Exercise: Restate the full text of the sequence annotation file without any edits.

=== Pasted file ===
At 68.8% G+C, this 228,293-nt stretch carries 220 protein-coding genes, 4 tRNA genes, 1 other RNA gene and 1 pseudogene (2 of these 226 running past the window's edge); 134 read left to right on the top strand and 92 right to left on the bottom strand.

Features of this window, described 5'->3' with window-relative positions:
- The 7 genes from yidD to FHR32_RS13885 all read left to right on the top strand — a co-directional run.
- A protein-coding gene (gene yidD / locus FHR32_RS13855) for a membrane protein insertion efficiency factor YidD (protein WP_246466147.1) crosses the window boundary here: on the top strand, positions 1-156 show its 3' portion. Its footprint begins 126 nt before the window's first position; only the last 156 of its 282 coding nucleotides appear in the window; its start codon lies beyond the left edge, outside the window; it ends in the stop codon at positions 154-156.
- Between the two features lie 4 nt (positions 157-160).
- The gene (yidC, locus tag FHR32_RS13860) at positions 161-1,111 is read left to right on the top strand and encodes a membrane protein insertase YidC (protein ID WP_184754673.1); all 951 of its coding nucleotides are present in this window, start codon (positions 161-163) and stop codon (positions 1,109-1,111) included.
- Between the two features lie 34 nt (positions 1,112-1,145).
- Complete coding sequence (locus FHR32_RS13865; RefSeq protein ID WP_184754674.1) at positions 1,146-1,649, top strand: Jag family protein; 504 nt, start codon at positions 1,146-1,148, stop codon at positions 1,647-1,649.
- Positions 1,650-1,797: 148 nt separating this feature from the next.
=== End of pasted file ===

At 68.8% G+C, this 228,293-nt stretch carries 220 protein-coding genes, 4 tRNA genes, 1 other RNA gene and 1 pseudogene (2 of these 226 running past the window's edge); 134 read left to right on the top strand and 92 right to left on the bottom strand.

Features of this window, described 5'->3' with window-relative positions:
- The 7 genes from yidD to FHR32_RS13885 all read left to right on the top strand — a co-directional run.
- A protein-coding gene (gene yidD / locus FHR32_RS13855) for a membrane protein insertion efficiency factor YidD (protein WP_246466147.1) crosses the window boundary here: on the top strand, positions 1-156 show its 3' portion. Its footprint begins 126 nt before the window's first position; only the last 156 of its 282 coding nucleotides appear in the window; its start codon lies beyond the left edge, outside the window; it ends in the stop codon at positions 154-156.
- Between the two features lie 4 nt (positions 157-160).
- The gene (yidC, locus tag FHR32_RS13860) at positions 161-1,111 is read left to right on the top strand and encodes a membrane protein insertase YidC (protein ID WP_184754673.1); all 951 of its coding nucleotides are present in this window, start codon (positions 161-163) and stop codon (positions 1,109-1,111) included.
- Between the two features lie 34 nt (positions 1,112-1,145).
- Complete coding sequence (locus FHR32_RS13865; RefSeq protein ID WP_184754674.1) at positions 1,146-1,649, top strand: Jag family protein; 504 nt, start codon at positions 1,146-1,148, stop codon at positions 1,647-1,649.
- Positions 1,650-1,797: 148 nt separating this feature from the next.